Goldcrests

                                                                                                                                        8th May, 2019  

                                              

Well, we have had very mixed weather of late but on

the odd day when the sun has emerged from its obscuring

blanket of grey cloud, the sun has been extremely hot. 

In one bright spell I set to weeding a patch at the end

of the garden where I usually grow a few runner-beans

and such and the hot still air was broken only by the

gentle clicking of pine cones opening above my head.

Then I became aware of a different sound, a very high-

pitched 'wheezing'. I searched the Scots pine tree expecting to find a passing flock of long-tailed tits that visit sometimes, always in a hurry and scurry as they dash through the branches on a quick insect search before they pass on by. It took a while to pick out the elusive visitor and I was thrilled to see a tiny Goldcrest. At 9cm long, it and the Firecrest, are Europe's smallest birds.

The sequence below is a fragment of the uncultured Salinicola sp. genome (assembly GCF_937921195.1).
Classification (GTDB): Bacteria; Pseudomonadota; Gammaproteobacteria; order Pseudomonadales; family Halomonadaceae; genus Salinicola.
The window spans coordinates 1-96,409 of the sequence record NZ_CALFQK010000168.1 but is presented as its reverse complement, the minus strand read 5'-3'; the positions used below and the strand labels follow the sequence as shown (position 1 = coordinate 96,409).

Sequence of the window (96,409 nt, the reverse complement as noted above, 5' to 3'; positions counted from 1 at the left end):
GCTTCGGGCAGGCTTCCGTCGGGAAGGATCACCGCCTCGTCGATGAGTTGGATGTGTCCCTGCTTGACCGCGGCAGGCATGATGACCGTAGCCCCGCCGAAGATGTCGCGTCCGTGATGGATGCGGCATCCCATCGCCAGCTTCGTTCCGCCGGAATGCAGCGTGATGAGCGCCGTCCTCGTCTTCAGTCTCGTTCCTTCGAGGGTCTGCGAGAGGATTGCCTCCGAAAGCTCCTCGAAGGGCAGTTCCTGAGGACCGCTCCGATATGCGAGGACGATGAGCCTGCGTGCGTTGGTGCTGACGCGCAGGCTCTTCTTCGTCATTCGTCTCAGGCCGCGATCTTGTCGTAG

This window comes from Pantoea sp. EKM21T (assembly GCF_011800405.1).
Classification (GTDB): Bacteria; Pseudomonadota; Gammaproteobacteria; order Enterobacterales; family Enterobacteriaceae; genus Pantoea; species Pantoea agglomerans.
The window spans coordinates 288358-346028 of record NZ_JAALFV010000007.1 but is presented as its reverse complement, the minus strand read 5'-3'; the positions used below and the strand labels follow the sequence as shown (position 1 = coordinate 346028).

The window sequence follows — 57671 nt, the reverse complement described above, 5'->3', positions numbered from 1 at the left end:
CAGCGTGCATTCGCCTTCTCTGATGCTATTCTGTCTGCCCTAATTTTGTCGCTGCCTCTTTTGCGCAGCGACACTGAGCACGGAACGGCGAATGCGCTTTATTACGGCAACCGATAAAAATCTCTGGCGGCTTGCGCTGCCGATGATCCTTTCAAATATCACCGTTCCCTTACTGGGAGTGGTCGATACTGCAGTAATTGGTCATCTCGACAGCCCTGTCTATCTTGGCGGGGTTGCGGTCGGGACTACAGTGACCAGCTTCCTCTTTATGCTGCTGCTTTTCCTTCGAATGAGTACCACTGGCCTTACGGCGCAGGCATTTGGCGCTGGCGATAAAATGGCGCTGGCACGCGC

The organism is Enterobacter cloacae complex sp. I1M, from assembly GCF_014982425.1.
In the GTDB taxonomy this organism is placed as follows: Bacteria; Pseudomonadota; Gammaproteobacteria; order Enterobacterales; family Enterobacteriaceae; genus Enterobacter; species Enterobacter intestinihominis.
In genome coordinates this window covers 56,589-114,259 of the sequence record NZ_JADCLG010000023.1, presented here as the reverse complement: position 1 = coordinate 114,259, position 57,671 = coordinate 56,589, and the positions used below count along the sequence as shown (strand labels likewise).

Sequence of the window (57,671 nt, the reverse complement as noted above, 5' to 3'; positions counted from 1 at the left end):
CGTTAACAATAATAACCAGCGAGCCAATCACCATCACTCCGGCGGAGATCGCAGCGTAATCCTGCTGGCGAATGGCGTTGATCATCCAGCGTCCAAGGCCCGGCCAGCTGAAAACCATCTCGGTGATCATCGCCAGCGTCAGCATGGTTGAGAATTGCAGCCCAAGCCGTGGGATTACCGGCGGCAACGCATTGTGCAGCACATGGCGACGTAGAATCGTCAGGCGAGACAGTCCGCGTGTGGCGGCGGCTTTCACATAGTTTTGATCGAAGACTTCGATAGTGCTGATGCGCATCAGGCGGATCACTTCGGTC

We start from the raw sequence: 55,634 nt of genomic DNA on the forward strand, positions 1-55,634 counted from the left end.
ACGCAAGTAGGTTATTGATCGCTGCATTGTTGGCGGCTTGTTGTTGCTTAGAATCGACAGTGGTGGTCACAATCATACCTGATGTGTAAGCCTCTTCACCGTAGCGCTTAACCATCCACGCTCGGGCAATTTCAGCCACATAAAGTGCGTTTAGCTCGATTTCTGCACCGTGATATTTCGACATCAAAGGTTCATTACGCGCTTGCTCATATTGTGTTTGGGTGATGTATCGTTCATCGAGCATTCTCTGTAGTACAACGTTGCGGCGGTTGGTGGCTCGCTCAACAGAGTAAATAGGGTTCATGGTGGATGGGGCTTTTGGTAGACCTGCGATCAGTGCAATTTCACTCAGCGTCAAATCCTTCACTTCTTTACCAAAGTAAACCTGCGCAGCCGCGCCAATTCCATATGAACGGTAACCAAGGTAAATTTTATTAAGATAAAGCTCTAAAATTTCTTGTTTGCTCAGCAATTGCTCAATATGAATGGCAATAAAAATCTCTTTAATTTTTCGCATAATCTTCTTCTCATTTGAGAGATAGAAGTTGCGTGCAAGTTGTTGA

We had only once before seen one in our garden and we have lived here for twenty-six years, so imagine my utter joy to be standing in the front garden some days later and to have two Goldcrests and a fluttering baby overhead. Smaller and more colourful than wrens, they sport flashy gold streaks on their heads.

 

The busy  parents were quite unconcerned at my presence, preoccupied as they were in searching for grubs and spiders. They called to each other constantly as they worked the branches like tiny mice  but their fluting register was so high that Hubby couldn't hear them at all.

We have a number of conifers in the garden which I know they prefer as a food source and place to suspend their nests so am keeping my fingers crossed that they have chosen to breed here and will stay or return again next year.

                       

         Granny Bonnet


 

715px-Goldcrest,_male_(Regulus_regulus)_
Image -gailhampshire at https://flickr.com/photos/